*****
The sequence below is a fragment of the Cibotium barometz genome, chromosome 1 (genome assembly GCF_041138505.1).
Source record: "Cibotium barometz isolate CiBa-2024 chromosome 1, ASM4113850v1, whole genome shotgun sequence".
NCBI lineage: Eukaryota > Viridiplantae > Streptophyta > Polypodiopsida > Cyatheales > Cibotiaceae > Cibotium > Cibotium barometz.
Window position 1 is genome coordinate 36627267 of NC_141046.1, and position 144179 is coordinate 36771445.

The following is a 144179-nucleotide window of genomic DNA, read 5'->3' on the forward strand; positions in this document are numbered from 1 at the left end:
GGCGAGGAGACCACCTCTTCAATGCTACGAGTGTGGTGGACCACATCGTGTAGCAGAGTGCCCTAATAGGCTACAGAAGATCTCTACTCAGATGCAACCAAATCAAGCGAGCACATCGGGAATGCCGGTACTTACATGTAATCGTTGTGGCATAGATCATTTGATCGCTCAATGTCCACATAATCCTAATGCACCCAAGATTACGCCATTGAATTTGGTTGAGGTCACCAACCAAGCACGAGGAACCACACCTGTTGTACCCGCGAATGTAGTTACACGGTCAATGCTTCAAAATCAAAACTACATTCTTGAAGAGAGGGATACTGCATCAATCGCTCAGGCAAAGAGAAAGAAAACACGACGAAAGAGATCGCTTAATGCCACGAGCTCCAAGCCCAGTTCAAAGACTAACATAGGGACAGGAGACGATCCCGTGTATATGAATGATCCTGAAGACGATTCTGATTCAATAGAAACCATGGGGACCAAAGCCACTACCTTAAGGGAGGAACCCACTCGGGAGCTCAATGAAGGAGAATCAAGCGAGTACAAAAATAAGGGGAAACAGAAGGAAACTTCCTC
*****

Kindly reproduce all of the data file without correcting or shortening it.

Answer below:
The sequence below is a fragment of the Cibotium barometz genome, chromosome 1 (genome assembly GCF_041138505.1).
Source record: "Cibotium barometz isolate CiBa-2024 chromosome 1, ASM4113850v1, whole genome shotgun sequence".
NCBI lineage: Eukaryota > Viridiplantae > Streptophyta > Polypodiopsida > Cyatheales > Cibotiaceae > Cibotium > Cibotium barometz.
Window position 1 is genome coordinate 36627267 of NC_141046.1, and position 144179 is coordinate 36771445.

The following is a 144179-nucleotide window of genomic DNA, read 5'->3' on the forward strand; positions in this document are numbered from 1 at the left end:
GGCGAGGAGACCACCTCTTCAATGCTACGAGTGTGGTGGACCACATCGTGTAGCAGAGTGCCCTAATAGGCTACAGAAGATCTCTACTCAGATGCAACCAAATCAAGCGAGCACATCGGGAATGCCGGTACTTACATGTAATCGTTGTGGCATAGATCATTTGATCGCTCAATGTCCACATAATCCTAATGCACCCAAGATTACGCCATTGAATTTGGTTGAGGTCACCAACCAAGCACGAGGAACCACACCTGTTGTACCCGCGAATGTAGTTACACGGTCAATGCTTCAAAATCAAAACTACATTCTTGAAGAGAGGGATACTGCATCAATCGCTCAGGCAAAGAGAAAGAAAACACGACGAAAGAGATCGCTTAATGCCACGAGCTCCAAGCCCAGTTCAAAGACTAACATAGGGACAGGAGACGATCCCGTGTATATGAATGATCCTGAAGACGATTCTGATTCAATAGAAACCATGGGGACCAAAGCCACTACCTTAAGGGAGGAACCCACTCGGGAGCTCAATGAAGGAGAATCAAGCGAGTACAAAAATAAGGGGAAACAGAAGGAAACTTCCTC